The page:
Wednesday, May 07, 2008

Rocketeering Redux

Last Autumn we shot for the Moon and ever-so-slightly missed the target. Truthfully, we didn't so much miss the target as come up short - by about 1.2 billion feet less the 30 feet our rocket managed to travel.

It was all great fun, but there was effort in constructing the launcher mechanism and the rocket, itself. We've got too much skin in the game to walk away so we're taking things to the next level this Summer - faster, stronger, more dangerous. We have 2 simple goals:

1. Fly higher. A lot higher.

2. Get rocket-eye-view photographic evidence.

Let's start with number 1. In thinking about how we could fly higher, we turned the question around and wondered, "Why didn't we fly higher last year?". The answer was clear - pressure. We couldn't supply enough air pressure inside the rocket to give us maximum lift. The fact is, a 2L soda bottle - which acts as the 'engine' for the rocket - is capable of withstanding internal pressure upwards of 150psi. This limit, however, is more of a design goal for manufacturers of these bottles and can be dangerous for rocketeering.

Here's the physics: A liquid-filled 2L bottle that exceeds its pressure limit will rupture - but not explode. Since there is minimal air in the bottle, there is no scenario whereby high-pressure air is looking for low-pressure air and creating an explosion in the process. In the world of water rockets, the bottle is about 2/3 full of air. Exceeding the pressure limit here can be A Very Bad Thing in that you'll be rebuilding your rocket, maybe rebuilding your launcher, and maybe picking shards of rocket-stuff out of your belly. There are better ways to die, I think.

After some Googling, we've determined that 100psi is a good target to help us increase our rocket altitude. It is possible to throw a rocket 300 feet in the air at this pressure. In our flights to-date, we have been using a bicycle pump to pressurize the rocket and managed to squeak out a measly 30-40psi. A bicycle pump is just not powerful enough to achieve our 100psi target. In the heady world of high-pressure water rockets, some manner of powered air compression is de rigeur. I decided we needed something small enough to be carried into a field and powerful enough to manage launches at 100psi. In short, we needed some manner of portable battery-powered air compressor.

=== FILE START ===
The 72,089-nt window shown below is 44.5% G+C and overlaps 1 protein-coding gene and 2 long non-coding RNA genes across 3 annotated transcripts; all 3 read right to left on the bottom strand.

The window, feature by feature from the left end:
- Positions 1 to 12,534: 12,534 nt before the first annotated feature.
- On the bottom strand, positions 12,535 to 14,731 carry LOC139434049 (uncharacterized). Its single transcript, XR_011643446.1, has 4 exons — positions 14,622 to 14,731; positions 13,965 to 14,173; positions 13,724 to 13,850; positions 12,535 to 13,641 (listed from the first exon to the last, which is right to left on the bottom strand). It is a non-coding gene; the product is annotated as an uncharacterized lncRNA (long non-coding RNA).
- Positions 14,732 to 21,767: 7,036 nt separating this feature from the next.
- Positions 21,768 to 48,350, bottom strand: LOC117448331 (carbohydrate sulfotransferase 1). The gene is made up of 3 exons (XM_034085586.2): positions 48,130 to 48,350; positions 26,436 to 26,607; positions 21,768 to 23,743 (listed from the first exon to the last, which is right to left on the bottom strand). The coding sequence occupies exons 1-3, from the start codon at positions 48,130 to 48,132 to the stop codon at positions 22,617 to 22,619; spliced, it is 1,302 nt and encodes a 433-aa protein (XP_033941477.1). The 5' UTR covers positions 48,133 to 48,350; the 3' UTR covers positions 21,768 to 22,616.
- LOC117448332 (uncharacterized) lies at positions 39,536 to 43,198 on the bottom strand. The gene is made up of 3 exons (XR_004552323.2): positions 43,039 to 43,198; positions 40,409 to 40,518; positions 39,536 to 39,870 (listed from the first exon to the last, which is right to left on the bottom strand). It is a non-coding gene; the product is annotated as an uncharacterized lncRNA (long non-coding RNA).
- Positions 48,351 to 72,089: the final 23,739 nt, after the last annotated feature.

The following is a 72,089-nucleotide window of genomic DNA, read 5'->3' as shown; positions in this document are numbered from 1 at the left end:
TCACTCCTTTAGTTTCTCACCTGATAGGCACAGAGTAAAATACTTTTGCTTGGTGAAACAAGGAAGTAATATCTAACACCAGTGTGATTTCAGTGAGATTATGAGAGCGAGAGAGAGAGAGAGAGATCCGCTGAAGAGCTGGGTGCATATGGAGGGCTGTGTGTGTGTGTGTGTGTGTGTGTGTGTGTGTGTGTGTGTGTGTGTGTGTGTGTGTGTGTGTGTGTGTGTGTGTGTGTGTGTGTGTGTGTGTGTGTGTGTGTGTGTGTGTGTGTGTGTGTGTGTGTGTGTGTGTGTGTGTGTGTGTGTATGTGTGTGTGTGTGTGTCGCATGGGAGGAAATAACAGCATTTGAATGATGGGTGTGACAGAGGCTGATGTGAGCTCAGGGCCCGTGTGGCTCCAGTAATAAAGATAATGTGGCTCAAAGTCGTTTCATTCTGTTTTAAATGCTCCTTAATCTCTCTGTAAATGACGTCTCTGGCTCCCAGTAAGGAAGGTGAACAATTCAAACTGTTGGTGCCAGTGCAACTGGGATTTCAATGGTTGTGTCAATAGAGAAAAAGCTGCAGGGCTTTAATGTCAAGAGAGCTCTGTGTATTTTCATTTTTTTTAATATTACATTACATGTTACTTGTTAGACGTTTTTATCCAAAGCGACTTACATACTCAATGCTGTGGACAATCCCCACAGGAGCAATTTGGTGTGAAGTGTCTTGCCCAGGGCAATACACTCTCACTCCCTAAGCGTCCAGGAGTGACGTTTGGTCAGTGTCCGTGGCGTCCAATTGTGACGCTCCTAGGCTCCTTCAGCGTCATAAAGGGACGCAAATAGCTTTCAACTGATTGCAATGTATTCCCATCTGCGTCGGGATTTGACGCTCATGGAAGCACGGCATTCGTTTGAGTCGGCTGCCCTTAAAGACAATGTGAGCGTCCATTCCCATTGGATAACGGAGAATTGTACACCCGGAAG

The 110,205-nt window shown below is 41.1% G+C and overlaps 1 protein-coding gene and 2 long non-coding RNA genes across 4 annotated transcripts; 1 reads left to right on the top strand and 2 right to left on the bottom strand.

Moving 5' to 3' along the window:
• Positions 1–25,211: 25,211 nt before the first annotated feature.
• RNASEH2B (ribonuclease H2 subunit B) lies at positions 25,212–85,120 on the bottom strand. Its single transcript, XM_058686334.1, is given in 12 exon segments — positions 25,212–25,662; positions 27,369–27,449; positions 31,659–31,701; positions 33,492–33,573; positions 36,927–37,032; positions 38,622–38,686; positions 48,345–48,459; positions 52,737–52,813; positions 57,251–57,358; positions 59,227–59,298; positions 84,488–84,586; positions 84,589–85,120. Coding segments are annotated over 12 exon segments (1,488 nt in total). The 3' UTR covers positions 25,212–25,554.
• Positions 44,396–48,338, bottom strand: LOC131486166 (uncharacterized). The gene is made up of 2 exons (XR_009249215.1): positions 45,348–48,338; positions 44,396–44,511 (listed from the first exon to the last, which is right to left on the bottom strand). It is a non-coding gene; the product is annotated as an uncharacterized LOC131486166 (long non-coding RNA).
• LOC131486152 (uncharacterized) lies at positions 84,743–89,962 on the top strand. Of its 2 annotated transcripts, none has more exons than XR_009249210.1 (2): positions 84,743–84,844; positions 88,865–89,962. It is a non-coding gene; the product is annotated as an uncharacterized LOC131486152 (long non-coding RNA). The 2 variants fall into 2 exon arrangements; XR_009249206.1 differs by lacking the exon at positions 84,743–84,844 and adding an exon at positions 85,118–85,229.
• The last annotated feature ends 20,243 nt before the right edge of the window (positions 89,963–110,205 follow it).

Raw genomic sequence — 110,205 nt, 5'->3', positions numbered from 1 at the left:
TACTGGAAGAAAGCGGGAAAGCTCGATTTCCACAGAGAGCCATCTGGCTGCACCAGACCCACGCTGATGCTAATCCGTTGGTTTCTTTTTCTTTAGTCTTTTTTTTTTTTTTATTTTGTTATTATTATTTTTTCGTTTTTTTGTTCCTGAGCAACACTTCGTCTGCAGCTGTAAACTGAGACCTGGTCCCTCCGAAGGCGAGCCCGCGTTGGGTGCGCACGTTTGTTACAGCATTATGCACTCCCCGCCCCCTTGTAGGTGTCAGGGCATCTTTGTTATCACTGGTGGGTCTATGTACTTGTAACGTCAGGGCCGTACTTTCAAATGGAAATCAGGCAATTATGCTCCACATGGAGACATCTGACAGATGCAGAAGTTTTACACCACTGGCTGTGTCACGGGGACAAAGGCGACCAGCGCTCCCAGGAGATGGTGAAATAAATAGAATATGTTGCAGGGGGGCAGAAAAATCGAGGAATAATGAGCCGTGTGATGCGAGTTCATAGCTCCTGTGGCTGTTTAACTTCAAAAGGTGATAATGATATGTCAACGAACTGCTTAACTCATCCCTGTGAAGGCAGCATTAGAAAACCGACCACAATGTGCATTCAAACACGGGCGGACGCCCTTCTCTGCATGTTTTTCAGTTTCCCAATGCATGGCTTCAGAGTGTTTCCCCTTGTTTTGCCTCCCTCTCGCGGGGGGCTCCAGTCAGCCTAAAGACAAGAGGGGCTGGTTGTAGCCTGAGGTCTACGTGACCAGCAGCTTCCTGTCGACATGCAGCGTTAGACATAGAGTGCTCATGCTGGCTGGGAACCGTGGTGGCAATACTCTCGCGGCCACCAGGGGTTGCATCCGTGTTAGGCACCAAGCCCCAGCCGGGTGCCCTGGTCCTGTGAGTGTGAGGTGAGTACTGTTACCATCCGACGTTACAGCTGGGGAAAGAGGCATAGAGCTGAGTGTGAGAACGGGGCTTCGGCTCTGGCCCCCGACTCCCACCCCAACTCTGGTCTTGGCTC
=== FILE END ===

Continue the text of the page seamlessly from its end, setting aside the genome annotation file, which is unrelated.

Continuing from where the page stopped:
And here's a fun fact: Under the right conditions, a water rocket launching at 100psi or better creates enough launch thrust to (theoretically) break your finger.

Kismet shined us last week in the corporeal form of the Canadian Tire flyer. The Airman Inflation Station - a portable, rechargable, handheld air compressor - was on sale at half-price. We picked one up and charged it up overnight - with this past Monday evening slated for backyard pressure testing. Jediboy acted as ground crew and set up the launcher and rocket as if we were going fly. We uncoiled the 20 feet of tubing from the launcher and took our rather inadequate cover behind a cedar tree. The Airman, screwed onto the air valve at the end of the launcher tubing, hummed to life in our hands.

The gauge's needle swept smoothly across 20, 30, then 40psi. The pace slowed down at 50 and it was a full minute to get to 80psi. Things seemed to stall out and I feared that maybe the Airman wasn't up to the task. But the needle crept higher still. Over a grand total of perhaps 4 minutes, the gauge was showing 100psi while the rocket remained intact - if not turgid - on the launcher. The only sign of stress was 2 small drops of water tracing a path from the O-ring that seals the rocket 'engine' on the launcher. Success!

While the temptation to pull the launch cord was almost overwhelming, we knew it would not be smart to launch our reborn rocket from our backyard. So, our next step will be to move everything over to our neighbourhood school's field for a real test. We're waiting for good weather - dry, little wind - for this next step. So many other things can go wrong with launching a water rocket: launcher collapses, rocket veers off verticle, parachute fails to deploy. And all of these risks get magnified as rocket thrust increases.

We can't wait.